Yesterday the phone rang on my desk at home.
"Are you alone?" said a voice.
"Yes," I said, "except for the cat."
Our cat occasionally jumps up on my lap and goes to sleep while I am working. She sleeps for hours. I hate to wake her up. Some of my articles are much longer than I intend.
"Get rid of it," said the voice.
"You can't trust anyone. The cat might be bugged."
"Just get rid of it."
I hustled her out of the room, closed the door and went back to the voice.
"Now, listen very carefully," it said. "We need you to help us."
"What we want you to do is this..."
Have you ever noticed that people who talk about "we" a lot never feel they have to explain who "we" are? "What we pledge ourselves to do..." say the politicians. "What we believe is right..." say the religious people. "We hold these truths to be self-evident..." says the American constitution. But who is "we"? I am reminded of Spike Milligan saying that when Neville Chamberlain came on the radio in 1939 and said that as no such undertaking had been received, we were now at war with Germany, Milligan's father leapt up and said: "What's this 'we'?"
"The fact is," said the voice on the phone, "we are very worried by the outbreak of assassinations that have recently taken place. The lady journalist in Moscow... the Lebanese politician in Beirut... The Russian who was poisoned in London..."
"You think I had something to do with them?" I exclaimed.
"Not at all," said the voice. "But it is interesting that they all had the same pattern. Someone powerful was criticised. The critic died. Very odd, don't you think?"
"Not at all," I said. "Putin is an ex-KGB man. No problem for him to arrange it. Ditto President Assad."
"They have all denied it," said the voice.
"Oh, PLEASE!" I said. "Everyone denies something. Bush denies Iraq. Richard Dawkins denies God. Arsene Wenger denies everything. As for Blair..."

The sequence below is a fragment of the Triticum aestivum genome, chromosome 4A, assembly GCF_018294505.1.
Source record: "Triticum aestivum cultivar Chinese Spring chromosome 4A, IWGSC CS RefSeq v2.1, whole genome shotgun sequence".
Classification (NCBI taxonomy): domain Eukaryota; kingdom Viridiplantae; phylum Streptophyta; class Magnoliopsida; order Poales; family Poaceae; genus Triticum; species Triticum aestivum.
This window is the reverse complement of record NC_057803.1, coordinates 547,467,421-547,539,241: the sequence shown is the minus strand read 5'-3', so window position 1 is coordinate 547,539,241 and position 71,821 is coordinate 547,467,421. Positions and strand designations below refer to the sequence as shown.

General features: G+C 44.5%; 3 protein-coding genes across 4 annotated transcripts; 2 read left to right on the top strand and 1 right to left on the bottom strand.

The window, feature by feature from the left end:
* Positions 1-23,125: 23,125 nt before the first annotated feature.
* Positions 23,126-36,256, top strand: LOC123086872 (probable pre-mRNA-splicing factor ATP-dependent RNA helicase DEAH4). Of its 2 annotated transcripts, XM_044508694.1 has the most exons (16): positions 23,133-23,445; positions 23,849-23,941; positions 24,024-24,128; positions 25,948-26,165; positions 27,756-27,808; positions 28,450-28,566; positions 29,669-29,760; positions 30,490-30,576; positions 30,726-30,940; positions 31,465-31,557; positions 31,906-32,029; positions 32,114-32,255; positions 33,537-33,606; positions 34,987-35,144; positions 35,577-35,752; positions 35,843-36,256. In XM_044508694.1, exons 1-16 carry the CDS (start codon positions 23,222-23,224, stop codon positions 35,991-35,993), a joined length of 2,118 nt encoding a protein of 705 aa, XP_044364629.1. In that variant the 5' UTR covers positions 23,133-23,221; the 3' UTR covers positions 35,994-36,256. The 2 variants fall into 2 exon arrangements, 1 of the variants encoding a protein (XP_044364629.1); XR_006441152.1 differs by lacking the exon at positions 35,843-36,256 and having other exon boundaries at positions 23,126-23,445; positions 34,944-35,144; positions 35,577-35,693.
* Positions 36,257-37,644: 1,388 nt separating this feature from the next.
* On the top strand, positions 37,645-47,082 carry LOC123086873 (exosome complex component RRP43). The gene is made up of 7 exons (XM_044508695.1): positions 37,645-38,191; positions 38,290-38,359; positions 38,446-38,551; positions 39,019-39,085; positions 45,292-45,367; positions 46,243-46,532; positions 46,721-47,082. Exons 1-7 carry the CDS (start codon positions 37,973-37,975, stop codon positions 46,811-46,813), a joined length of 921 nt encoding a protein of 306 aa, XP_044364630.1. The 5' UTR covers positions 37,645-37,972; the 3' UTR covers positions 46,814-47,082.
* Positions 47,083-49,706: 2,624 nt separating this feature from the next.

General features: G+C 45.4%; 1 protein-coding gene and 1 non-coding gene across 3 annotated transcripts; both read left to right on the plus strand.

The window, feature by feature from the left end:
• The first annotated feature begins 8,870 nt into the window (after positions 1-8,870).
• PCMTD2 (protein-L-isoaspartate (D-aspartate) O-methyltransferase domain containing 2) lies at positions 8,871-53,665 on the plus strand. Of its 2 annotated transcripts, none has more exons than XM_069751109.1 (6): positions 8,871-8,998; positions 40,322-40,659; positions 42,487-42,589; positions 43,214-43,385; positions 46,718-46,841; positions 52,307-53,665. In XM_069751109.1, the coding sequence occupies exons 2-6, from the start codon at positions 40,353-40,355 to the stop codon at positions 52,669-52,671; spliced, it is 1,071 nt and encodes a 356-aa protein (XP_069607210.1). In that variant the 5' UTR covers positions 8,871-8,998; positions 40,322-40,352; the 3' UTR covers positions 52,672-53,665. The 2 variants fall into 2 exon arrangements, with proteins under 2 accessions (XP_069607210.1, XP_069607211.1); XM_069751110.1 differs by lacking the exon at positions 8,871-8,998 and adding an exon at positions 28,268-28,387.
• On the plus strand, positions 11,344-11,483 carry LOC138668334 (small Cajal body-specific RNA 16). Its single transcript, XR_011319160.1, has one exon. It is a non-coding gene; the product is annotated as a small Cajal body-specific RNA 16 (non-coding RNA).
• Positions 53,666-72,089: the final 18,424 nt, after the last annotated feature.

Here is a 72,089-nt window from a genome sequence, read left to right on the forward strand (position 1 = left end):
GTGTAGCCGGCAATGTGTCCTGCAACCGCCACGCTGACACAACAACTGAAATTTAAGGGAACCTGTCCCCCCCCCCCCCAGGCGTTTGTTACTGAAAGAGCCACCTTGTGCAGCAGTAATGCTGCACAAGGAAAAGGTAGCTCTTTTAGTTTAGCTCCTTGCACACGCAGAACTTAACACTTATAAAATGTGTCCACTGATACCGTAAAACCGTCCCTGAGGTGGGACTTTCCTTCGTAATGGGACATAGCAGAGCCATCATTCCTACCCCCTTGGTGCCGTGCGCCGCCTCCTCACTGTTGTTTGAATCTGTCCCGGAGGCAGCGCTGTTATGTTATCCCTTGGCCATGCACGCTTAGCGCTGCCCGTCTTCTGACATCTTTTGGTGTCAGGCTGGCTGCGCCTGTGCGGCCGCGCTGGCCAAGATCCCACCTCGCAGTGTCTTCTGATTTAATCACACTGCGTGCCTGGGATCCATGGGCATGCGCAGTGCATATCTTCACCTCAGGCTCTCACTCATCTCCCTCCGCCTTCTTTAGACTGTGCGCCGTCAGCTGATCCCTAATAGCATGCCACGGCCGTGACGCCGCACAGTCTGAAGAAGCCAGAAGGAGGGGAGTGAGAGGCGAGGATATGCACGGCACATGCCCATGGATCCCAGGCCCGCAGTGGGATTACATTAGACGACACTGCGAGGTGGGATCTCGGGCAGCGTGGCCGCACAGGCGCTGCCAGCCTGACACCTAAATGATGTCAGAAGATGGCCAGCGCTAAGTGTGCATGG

"What we need," said the voice, "is something in the way of a controlled experiment. Nobody knows for sure if these critics of the regime were actually rubbed out by the regime. So what we need to do is set up a critic of the regime and observe him closely to see if anyone tries to rub him out."
"Makes sense, I suppose."
"So we want you to..."
"HOLD ON!" I cried. "You want me to have a go at someone in print to see if I am assassinated?"
"You have a position in the media from which you can do this," said the voice unctuously. "You have a great opportunity to deliver a personal and vitriolic campaign against someone. We will watch you and protect you, if they strike back. No harm will come to you. And if it does, we will look after your next of kin."
The whole idea was ludicrous. On the other hand it might make a good subject for an article...
"Who would you want me to attack?"
"Who would you like to attack?"
I mentioned the obvious suspects: Nicholas Serota... John Birt... Andy Robinson... Steve McLaren...
"Be serious," said the voice. "Grow up. John Reid is the very least we could countenance. Gordon Brown would be better."
"Be serious yourself," I said. "Neither of those two could organise a death in a cemetery. I would go unscathed."
"All right," said the voice. "What we need is someone who is ruthless and yet sufficiently afraid of criticism to be panicked into ordering a murder. Can you think of anyone?"
"Simon Cowell, perhaps?" I said. "Jeremy Clarkson?"
"Who are they?" said the voice.
"No," said the voice. "What we need is someone powerful, unpopular, frightened and well-armed."
"Tony Blair," I said.
"I'll ring you back when you've got some better ideas," said the voice and rang off.